sures had been taken by
airport officials or Air
France apart from the
standard search of lug-
gage.
There was no body frisk-
ing, he said, although suita-
ble compartments and
metal detectors were avail-
able at the field. "Very few
airlines apart from El Al
carry out body searches
here," the officer said.
Two Israelis who re-
turned to Israel last week

from London by Air France
told the Jerusalem Post that
the airline made no effort to
search their bags before
their flight to Israel, even
though one carried along a
heavy valise as hand lug-
gage.

State Department
to Reveal Position

State Department spokes-
man Robert Funseth said
Wednesday in Washington
that the U.S. would make
known its position on legal
questions arising from the
Israeli rescue raid in
Uganda in the course of the
UN Security Council's de-
bate on that matter. The Se-
curity Council was re-
quested to convene by the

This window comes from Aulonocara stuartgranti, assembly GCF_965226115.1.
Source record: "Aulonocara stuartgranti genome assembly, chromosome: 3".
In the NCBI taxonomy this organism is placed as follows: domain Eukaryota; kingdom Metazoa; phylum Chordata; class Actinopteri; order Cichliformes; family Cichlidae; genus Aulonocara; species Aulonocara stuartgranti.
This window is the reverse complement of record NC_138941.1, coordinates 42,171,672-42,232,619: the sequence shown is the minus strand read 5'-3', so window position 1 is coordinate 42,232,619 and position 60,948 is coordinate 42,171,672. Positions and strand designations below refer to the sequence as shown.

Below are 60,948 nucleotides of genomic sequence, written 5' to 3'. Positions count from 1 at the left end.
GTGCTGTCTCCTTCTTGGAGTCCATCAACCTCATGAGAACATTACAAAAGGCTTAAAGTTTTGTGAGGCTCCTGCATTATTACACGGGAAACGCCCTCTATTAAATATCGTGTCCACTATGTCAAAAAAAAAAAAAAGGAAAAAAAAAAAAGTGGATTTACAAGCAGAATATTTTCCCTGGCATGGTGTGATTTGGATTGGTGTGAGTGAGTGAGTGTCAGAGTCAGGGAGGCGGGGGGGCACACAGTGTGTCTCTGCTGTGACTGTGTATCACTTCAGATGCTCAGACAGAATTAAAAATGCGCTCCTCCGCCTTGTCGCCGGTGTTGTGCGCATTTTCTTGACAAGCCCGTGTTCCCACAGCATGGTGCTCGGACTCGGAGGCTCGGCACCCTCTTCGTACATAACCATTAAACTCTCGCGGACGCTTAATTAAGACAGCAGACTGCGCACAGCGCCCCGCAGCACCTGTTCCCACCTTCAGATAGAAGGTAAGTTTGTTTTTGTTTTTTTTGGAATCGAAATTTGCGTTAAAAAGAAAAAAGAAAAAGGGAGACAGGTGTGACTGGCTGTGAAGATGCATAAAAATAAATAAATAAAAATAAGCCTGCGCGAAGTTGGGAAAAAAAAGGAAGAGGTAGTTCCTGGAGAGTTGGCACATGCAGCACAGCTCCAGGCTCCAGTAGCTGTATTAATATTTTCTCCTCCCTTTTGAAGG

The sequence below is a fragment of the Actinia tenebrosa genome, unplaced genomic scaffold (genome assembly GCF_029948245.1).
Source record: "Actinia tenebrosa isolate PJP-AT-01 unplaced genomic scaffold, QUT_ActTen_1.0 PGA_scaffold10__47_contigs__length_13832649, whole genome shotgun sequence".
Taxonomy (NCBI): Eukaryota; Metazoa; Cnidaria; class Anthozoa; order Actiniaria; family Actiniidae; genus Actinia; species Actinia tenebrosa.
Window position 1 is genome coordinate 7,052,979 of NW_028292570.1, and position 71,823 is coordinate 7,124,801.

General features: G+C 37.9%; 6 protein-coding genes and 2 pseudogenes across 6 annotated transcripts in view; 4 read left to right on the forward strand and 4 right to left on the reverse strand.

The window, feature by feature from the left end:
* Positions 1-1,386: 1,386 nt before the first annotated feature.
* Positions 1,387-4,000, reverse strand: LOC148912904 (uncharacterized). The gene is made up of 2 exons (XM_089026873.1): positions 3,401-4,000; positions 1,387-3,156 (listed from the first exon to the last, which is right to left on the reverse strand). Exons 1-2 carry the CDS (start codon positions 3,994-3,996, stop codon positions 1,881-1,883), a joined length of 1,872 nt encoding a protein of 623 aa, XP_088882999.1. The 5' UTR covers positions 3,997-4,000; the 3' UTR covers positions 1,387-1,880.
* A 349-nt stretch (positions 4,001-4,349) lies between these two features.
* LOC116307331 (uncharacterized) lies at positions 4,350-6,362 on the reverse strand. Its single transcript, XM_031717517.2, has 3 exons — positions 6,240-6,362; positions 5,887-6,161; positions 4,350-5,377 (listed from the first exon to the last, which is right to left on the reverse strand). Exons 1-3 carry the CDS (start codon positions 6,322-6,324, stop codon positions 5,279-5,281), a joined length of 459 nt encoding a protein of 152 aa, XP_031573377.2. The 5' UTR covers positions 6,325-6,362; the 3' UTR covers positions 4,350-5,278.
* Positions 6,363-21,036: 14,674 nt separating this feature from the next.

Organization for African
Unity (OAU), which is seek-
ing to condemn Israel for
violating Ugandan territory.
The legal question
brought up was whether or
not Israel violated the provi-
sions of the Foreign Mili-
tary Sales Act by employing
U.S.-made C-130 military
transports to carry out the
rescue of hostages.
Funseth said in a pre-
pared statement that
"Israel has received C-130s
and most other defense arti-
cles from the U.S. under the
Foreign Military Sales Act.
The arrangements made
with Israel, as with other
recipients under the act pro-
vides that such articles are
to be used for internal secu-
rity, legitimate self-den-
fense and to permit the re-
cipients to participate in
regional collective arrange-